Friday, February 25, 2005

Life on Mars

Is there life on Mars? Many scientists hope so.

Three-dimensional images from the Mars Express spacecraft of the European Space Agency suggest that flat, fractured plates near the Martian equator are remnants of ice that floated on a sea just a few million years ago, scientists said on Monday.

The ice, if it turns out to be ice, would fit with assertions that bacteria continue to live on Mars. Liquid water close to the surface, warmed by geothermal energy, could provide an environment for microorganisms.

Scientists are anxious to find life elsewhere in the galaxy because they keenly sense the problem that the uniqueness of the earthly biosphere poses for their philosophical embrace of metaphysical naturalism. If life can be shown to have emerged on other planets then it would lend support to the view that as improbable as a naturalistic origin of life may seem it is not so unlikely as to be uncommon or rare.

The problem is that finding simple life-forms on Mars would prove nothing about the origin of those life forms. Many astronomers believe that a meteor impact of sufficient magnitude on the early earth could have blasted trillions of encysted bacterial or algal spores into space. Some of those may well have rained down upon and colonized Mars and even thrived there for a time so that any life we find there may, for all we know, have originated on earth.

In other words, finding single-celled life forms on Mars would solve none of the intractable difficulties faced by naturalistic theories of the origin of life on earth.

Bush's Immigration Plan

Tamar Jacoby has written an excellent piece in the Weekly Standard on the immigration problem and argues cogently, if not quite persuasively, for the acceptance of George Bush's plan to deal with the problems of our southern border. Jacoby writes:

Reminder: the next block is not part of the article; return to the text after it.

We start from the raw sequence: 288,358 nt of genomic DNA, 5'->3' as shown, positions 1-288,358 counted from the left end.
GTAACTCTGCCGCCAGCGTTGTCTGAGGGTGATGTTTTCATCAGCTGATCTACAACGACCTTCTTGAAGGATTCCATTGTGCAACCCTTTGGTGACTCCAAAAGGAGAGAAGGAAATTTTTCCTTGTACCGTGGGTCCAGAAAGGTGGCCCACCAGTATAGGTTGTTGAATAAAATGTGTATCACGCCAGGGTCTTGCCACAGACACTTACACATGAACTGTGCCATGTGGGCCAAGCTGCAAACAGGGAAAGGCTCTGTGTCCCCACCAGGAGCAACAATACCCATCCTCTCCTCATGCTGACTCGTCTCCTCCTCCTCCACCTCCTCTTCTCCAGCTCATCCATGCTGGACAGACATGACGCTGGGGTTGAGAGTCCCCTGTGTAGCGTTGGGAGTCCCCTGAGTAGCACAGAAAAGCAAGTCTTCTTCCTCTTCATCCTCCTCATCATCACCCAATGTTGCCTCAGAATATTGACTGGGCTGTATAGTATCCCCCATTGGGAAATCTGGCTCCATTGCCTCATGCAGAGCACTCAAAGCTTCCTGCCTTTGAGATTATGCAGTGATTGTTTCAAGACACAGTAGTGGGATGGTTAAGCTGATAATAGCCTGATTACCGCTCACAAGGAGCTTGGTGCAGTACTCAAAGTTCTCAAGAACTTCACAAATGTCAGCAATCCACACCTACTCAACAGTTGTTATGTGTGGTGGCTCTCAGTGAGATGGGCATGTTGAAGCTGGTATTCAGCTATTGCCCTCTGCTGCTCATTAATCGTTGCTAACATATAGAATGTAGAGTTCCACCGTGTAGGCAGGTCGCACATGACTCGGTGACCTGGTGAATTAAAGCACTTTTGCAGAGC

The Bush plan has two key components: a guest worker program and a transitional measure that would allow illegal immigrants already here and working to earn their way onto the right side of the law and participate legally in the U.S. labor market. Conservative critics lambaste both elements, not just as bad policy, but as inherently un-conservative--out of keeping with core principles and detrimental to Republican interests.

The impulse behind the challenge is understandable. Conservative criteria are different: not just security, but the rule of law, traditional values, and national cohesion--not to mention the interests of the GOP. It's also true that the president often touts his proposal in terms designed to appeal across the political spectrum. He talks about "compassion" and a desire to reward "goodhearted" workers, and sometimes this emphasis obscures the hardheaded, conservative case for his approach--a case that begins but does not end with America's economic interests. In reality, though, demonized as it has been on the right, the Bush plan meets every conceivable conservative criterion--with flying colors.

Jacoby goes on to explain why Bush's plan is the best possible solution. I'm not convinced. Bush's plan essentially allows millions of illegals to continue to burden the rest of society in terms of the goods and services they need and demand. They place an incredible strain on the tax base in southern California and elsewhere, and to say that we just have to accept their presence sounds like a call to surrender to an intolerable situation.

Immigration reform is a natural issue for Democrats who are sensitive to the impact of illegal labor on competition for jobs, and the Democrat that can run to the right of Republicans on this issue in 2008 could take Arizona, New Mexico and maybe even Florida. If that had happened in the last election George Bush would be a rapidly fading footnote to history right now.

The Mercy and Compassion of Islam

BBC News has yet another example of what passes for justice in the Islamic Republic of Iran: